by Michael Stewart Foley
Christie is attempting to unmake the legacy of New Jersey civil rights icon and fair housing activist Ethel Lawrence.
Julian Zelizer is a professor of history and public affairs at Princeton University. He is the author of "Jimmy Carter" and "Governing America." Princeton, New Jersey (CNN) -- New Jersey Gov. Chris Christie made headlines last week when one of his aides admitted that he had surgery to lose weight. Christie said that the surgery had nothing to do with politics and everything to do with his health and his family. Christie said: "It's not a career issue for me. It is a long-term health issue for me and that's the basis on which I made this decision. It's not about anything other than that."It is impossible to know whether we should take Christie at face value. Given that there has been ongoing speculation about his presidential aspirations for 2016, often coupled with discussions of his struggle with weight, it is certainly not unreasonable to wonder whether these are related.Why do Americans care about the weight of a candidate and why is appearance an issue in presidential elections? There is very little chance that the issue will go away. Certainly, old-fashioned bias has something to do with this concern....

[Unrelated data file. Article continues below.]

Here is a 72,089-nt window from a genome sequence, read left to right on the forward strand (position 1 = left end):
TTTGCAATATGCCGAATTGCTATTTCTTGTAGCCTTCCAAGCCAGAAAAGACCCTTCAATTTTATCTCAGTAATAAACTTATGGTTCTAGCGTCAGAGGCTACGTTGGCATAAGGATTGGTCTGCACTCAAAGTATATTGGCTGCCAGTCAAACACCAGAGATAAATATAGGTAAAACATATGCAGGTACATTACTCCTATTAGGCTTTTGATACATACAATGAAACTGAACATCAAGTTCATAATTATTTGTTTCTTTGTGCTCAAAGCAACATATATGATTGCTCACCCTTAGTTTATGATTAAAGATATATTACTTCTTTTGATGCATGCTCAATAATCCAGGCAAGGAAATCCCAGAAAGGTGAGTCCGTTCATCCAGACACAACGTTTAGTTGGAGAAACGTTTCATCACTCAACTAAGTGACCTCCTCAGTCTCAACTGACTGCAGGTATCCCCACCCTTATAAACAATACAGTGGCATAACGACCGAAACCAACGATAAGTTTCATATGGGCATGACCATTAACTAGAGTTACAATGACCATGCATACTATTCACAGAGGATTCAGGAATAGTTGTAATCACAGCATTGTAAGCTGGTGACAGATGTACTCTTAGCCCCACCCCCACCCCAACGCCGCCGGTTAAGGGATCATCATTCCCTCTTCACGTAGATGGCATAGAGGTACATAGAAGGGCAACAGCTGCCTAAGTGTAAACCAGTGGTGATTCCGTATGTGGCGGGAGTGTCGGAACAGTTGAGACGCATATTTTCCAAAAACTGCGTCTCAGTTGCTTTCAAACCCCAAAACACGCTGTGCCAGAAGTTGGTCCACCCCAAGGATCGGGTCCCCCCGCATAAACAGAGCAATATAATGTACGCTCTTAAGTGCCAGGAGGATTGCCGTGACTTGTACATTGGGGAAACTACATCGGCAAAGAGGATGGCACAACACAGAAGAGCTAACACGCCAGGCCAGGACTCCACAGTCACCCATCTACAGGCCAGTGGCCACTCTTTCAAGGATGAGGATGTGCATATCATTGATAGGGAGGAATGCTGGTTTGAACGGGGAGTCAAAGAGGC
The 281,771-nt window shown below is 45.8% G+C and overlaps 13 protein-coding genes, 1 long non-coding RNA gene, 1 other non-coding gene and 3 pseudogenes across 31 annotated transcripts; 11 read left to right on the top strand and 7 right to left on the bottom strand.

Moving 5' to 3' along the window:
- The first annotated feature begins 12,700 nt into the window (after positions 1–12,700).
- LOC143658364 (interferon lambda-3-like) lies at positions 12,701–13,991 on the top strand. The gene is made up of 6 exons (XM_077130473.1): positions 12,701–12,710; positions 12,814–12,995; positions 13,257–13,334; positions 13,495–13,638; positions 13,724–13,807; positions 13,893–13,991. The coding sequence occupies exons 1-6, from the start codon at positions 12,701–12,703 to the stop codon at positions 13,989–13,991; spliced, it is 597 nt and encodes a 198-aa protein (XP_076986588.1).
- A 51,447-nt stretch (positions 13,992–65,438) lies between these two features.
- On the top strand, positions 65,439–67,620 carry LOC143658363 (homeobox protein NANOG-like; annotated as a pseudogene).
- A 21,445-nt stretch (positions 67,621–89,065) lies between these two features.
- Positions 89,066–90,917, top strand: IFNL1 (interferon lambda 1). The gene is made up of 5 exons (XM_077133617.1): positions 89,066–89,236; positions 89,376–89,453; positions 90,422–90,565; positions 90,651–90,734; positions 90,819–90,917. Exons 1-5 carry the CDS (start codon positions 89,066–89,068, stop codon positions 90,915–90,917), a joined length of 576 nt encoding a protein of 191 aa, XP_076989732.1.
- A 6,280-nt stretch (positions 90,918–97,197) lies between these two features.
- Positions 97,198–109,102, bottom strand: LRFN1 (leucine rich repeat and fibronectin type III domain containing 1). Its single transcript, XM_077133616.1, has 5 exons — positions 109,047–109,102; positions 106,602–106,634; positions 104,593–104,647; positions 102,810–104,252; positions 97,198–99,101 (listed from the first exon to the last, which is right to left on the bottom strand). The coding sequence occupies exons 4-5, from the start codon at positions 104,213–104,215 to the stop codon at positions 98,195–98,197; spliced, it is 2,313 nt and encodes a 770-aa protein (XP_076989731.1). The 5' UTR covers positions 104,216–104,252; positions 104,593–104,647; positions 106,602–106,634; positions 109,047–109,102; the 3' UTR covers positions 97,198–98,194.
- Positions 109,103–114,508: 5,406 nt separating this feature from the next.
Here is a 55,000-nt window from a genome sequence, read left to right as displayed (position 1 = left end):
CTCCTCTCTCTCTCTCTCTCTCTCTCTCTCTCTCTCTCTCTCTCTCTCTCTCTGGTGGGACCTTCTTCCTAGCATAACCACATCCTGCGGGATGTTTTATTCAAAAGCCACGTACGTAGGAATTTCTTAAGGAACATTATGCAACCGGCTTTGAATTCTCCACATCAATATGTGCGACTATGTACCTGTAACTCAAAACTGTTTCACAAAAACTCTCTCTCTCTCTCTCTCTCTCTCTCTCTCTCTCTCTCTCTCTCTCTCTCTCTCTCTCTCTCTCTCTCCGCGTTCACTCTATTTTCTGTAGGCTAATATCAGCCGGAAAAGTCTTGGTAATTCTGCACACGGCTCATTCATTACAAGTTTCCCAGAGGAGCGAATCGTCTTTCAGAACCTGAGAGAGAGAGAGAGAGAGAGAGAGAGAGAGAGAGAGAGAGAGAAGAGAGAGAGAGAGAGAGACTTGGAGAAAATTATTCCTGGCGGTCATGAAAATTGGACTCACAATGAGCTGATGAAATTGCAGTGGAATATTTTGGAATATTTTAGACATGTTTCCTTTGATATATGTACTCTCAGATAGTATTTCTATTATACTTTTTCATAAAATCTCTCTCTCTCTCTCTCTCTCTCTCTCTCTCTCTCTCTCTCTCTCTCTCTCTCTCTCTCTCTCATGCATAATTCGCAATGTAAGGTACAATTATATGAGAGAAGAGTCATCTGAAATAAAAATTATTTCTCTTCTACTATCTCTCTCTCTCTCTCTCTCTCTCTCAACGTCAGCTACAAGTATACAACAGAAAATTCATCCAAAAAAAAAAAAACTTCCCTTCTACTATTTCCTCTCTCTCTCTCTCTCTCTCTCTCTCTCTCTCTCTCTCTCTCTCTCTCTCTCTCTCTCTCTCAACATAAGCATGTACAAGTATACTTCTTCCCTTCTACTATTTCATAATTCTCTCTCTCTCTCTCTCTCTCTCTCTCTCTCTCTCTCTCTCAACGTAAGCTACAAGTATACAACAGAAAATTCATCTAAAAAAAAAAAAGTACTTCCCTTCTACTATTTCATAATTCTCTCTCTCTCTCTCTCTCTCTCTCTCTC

Despite some tensions with his fellow Republicans, Chris Christie is well-positioned to become the front-runner for the GOP presidential nomination in 2016. He's poised to easily win another term as governor; he polls strongly against Hillary Clinton; and he's successfully tapped into voter discontent about the partisanship, political posturing, and general bullshittery that plagues Washington. There's just one problem: Christie is very overweight — so much so that one esteemed former White House physician (a Republican, in fact) is worried he could die in office....